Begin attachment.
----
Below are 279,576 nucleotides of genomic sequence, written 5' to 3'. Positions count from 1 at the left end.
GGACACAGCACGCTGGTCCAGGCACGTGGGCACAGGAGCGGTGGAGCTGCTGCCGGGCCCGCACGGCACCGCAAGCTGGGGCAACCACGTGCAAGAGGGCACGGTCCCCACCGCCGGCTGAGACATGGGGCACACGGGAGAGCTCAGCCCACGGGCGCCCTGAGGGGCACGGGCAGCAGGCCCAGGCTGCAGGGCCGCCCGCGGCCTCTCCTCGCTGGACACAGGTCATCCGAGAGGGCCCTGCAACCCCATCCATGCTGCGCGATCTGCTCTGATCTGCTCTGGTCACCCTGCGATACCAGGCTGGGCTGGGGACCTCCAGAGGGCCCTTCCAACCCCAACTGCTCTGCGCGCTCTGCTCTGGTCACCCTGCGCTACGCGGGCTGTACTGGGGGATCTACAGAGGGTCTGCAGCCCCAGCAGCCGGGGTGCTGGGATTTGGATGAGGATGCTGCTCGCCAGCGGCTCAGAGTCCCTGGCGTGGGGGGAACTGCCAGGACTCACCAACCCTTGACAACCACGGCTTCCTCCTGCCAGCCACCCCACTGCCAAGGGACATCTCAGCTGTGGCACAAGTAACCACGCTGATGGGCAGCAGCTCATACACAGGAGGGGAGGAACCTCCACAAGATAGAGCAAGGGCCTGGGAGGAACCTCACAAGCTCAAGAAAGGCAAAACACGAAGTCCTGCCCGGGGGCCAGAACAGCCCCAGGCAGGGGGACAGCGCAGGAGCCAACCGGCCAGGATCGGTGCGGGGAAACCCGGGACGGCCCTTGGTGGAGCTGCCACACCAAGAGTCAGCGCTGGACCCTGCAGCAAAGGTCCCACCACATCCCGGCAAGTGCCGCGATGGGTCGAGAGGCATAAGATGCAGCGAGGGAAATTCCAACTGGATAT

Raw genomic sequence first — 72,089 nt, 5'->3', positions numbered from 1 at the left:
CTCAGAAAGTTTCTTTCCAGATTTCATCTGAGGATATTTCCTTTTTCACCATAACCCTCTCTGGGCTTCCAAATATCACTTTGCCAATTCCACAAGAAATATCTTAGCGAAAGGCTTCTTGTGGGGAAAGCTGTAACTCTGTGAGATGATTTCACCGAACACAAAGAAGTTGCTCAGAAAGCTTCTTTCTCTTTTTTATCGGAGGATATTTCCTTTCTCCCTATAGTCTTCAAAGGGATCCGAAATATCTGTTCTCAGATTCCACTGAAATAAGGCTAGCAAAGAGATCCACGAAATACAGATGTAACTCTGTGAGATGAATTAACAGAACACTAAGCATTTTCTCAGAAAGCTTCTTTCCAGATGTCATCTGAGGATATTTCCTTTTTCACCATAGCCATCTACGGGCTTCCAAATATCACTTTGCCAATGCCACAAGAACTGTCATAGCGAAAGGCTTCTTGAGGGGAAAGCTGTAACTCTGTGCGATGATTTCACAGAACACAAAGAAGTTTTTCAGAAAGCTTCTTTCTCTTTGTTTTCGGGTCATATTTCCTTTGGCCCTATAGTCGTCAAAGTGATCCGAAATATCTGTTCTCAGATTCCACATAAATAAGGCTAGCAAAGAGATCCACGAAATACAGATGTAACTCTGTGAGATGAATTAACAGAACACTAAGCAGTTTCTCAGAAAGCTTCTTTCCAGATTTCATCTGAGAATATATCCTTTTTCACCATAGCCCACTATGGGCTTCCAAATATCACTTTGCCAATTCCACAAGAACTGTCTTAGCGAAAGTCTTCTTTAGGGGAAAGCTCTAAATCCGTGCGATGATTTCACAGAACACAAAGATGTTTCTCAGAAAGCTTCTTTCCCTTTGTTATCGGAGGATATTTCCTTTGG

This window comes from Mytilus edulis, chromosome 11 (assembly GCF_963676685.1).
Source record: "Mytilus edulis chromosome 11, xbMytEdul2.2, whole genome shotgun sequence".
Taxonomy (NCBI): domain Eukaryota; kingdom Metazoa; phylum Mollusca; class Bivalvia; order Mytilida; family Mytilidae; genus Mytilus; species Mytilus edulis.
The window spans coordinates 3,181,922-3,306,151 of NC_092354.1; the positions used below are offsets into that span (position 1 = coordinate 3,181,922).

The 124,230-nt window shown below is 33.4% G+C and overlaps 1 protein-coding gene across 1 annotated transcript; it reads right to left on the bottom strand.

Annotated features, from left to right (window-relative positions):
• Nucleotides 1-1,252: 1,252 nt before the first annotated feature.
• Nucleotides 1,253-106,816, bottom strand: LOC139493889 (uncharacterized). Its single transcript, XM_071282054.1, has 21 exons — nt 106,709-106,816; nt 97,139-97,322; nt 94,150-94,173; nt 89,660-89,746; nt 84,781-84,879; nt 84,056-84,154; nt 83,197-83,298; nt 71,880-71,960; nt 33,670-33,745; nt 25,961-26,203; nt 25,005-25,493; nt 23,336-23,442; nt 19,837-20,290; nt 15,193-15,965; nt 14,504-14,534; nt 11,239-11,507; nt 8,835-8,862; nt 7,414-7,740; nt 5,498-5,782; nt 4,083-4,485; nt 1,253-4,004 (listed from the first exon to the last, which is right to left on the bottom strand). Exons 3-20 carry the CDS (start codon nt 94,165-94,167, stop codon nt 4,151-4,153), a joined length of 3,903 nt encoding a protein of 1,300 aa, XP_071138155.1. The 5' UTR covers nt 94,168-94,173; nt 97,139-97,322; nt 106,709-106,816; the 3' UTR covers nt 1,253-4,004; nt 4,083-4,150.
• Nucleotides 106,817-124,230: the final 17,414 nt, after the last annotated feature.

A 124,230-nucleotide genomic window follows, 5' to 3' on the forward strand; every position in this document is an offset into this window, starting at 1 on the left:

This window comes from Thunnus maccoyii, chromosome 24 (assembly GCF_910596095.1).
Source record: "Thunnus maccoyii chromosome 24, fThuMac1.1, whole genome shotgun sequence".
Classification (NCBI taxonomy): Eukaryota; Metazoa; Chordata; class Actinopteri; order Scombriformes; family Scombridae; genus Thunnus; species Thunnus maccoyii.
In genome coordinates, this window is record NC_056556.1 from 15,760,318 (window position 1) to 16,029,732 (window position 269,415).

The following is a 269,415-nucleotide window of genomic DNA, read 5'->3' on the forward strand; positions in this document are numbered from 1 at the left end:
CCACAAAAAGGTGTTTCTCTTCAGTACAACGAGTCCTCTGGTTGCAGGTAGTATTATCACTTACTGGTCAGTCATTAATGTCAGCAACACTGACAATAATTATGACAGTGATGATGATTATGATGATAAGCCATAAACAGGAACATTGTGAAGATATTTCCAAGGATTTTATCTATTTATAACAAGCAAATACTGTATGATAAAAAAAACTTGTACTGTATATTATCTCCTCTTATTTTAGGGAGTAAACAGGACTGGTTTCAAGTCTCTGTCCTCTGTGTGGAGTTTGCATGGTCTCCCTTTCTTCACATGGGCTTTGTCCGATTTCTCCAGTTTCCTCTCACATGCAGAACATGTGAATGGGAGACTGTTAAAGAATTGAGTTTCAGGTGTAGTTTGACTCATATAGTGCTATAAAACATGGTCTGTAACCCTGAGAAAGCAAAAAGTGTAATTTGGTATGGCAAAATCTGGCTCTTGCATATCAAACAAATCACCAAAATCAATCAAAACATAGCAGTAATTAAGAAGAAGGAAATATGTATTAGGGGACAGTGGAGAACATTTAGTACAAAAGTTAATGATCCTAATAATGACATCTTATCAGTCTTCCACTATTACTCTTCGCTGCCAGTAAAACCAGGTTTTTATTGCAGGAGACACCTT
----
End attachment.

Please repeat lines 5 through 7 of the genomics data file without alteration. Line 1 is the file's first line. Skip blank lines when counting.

This window comes from Mytilus edulis, chromosome 11 (assembly GCF_963676685.1).
Source record: "Mytilus edulis chromosome 11, xbMytEdul2.2, whole genome shotgun sequence".
Taxonomy (NCBI): domain Eukaryota; kingdom Metazoa; phylum Mollusca; class Bivalvia; order Mytilida; family Mytilidae; genus Mytilus; species Mytilus edulis.